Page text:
The food industry has a considerable demand for functional foods, such as emulsions as delivery system for omega-6 and omega-3 fatty acids. Such delivery systems must be stabilized, ideally with a compound that fulfills the criteria for both functionality and sustainability. Spruce galactoglucomannans (GGM) are novel, wood-derived, natural, value-added, versatile, multi-purpose emulsifiers that can physically stabilize oil-in-water emulsions while simultaneously protecting the oil phase against oxidation. In this study, we present for the first time the use of GGM-stabilized emulsions as complex multicomponent delivery systems for omega-6 and omega-3 fatty acids, i.e., (1) cod liver oil in drinkable yogurt and (2) oat oil in a gluten-free vegan beverage. The emulsions and the resulting functionalized beverages were characterized in terms of their physical stabilities. In addition, functionalized, drinkable yogurt was characterized in terms of the oxidative stability of the oil. Results highlighted that oil droplets stabilized with GGM were stable during storage, against thermal treatment, upon addition into the beverages, and GGM protected cod liver oil against oxidation in drinkable yogurt. The results reported here highlight the vast potential for the use of wood lignocellulose-derived, multi-functional hydrocolloids in modern foods.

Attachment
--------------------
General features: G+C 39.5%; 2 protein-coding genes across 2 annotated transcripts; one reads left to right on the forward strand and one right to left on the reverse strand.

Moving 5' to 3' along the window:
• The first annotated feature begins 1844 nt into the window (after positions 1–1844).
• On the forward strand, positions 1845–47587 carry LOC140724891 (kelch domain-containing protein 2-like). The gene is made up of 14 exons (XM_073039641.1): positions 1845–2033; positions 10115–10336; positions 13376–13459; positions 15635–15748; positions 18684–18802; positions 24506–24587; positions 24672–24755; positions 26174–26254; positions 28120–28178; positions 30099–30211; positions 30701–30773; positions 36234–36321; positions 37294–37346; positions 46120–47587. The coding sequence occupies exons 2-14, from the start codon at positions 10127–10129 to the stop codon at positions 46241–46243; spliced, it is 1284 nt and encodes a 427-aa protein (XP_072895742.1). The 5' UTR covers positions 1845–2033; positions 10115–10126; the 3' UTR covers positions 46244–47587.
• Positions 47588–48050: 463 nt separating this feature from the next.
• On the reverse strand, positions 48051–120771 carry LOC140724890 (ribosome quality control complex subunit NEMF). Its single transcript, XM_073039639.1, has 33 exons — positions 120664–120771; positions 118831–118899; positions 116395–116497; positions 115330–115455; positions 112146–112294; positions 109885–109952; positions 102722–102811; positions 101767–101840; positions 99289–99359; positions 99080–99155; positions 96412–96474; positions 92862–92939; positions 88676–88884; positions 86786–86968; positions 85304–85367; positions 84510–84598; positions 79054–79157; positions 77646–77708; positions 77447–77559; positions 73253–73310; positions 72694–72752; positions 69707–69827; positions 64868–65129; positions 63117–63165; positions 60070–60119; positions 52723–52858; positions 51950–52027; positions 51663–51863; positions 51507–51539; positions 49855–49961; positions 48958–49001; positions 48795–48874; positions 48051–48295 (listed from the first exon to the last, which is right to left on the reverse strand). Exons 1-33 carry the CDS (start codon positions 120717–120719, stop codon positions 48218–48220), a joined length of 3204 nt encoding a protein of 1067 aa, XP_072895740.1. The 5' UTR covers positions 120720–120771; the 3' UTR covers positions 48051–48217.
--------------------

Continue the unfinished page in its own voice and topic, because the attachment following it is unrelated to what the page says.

• Mikkonen, Kirsi S. (2020)